The School Nutrition A-Team released a short survey to the five pilot school principals shortly after the strawberries pilot to measure reception of the first round of produce. Administrators reported positive reactions overall from students, and excitement from café staff. Staff were enthusiastic about processing and serving the berries, knowing they grew and were harvested nearby.

With one successful pilot run of strawberry procurement and delivery under its belt, the School Nutrition A-Team is confident about moving forward with a new run of produce for the pilot schools.


  • The Spring 2015 strawberries pilot first began picking up media attention in May of 2015. The Tennessean profiled the pilot first, and local stations WKRN and WSMV then followed suit over the next few days. Nearly 30 other local news stations around the country then picked up the story during the next week, in cities as far away as Hartford, CT, Saginaw, MI, Lubbock, TX, and New Orleans.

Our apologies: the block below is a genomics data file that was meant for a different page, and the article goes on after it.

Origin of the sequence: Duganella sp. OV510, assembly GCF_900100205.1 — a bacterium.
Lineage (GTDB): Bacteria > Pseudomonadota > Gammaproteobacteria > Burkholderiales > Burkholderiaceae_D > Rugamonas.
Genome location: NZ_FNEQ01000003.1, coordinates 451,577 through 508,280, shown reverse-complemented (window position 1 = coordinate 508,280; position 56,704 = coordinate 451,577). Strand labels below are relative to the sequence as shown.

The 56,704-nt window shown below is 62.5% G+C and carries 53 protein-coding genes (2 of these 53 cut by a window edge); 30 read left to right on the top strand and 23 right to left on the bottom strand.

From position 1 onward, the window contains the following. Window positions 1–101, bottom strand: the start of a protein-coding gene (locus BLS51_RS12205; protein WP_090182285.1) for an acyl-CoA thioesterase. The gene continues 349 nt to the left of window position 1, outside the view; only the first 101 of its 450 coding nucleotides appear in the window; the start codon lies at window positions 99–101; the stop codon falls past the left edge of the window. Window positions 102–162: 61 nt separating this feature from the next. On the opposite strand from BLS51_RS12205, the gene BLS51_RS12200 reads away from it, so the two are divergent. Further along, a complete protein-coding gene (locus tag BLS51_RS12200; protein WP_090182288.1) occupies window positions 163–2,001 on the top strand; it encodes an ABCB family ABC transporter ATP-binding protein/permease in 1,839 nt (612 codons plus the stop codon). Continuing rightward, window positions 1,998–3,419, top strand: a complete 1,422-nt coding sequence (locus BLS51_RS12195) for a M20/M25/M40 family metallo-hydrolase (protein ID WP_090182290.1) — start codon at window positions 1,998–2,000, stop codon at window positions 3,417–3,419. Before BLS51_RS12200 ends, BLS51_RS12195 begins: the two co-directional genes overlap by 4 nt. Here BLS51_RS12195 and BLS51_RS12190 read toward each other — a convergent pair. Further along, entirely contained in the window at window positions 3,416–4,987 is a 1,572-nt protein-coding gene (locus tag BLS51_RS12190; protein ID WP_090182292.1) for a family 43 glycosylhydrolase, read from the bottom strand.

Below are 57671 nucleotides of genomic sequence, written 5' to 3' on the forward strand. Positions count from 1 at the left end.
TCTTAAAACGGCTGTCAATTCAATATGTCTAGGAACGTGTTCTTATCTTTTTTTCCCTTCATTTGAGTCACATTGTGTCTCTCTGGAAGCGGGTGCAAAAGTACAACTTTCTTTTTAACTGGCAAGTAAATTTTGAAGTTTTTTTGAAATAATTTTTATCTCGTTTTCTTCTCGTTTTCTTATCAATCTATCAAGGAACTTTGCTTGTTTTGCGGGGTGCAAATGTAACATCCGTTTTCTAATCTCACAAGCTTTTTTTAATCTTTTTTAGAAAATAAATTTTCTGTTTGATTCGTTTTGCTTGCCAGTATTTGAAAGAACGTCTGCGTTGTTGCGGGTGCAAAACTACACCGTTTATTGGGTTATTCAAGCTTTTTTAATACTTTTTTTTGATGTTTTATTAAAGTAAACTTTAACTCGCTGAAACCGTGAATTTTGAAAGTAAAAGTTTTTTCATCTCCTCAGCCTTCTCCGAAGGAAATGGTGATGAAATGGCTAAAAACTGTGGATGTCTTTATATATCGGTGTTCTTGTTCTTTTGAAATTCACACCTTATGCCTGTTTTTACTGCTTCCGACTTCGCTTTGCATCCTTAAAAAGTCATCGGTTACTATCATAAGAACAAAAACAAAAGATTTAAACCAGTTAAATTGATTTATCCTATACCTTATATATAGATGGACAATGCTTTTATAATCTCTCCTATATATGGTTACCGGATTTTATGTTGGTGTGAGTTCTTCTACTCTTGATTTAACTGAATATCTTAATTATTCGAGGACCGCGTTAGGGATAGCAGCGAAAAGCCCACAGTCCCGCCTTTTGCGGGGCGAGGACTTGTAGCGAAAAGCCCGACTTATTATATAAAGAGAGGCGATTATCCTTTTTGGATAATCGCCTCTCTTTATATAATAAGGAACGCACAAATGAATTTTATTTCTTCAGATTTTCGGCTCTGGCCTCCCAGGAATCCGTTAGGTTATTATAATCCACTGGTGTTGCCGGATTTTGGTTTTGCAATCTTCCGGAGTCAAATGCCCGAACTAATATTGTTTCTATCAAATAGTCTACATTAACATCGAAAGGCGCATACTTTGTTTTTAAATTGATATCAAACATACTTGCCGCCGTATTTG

• In September 2015, FOX 17 News learned of Farm To School pilot of Fall 2015 via our ITPTM process and aired a story on it, including interviews with School Nutrition Team Chair Jackie Contreras as well as owner of Green Door Gourmet organic farm Sylvia Ganier. The story gave background on the initiative, detailing the spring strawberries procurement project. 
  • Farm To School Fall 2015 and the School Nutrition A-Team were also highlighted in the October 2015 issue of Nashville Lifestyles magazine in an article titled “Edible Schoolyard.” MNPS head chef Rebecca Polson was profiled. 


 The A-Team is continuing its work on Tactic 1: Procurement by releasing a second ITP/RFI for fall produce—including turnip greens, sweet potatoes, tomatoes, apples, bell peppers, and more—and plans to put out an additional ITP/RFI for a selection of spring produce (to be determined) in 2016.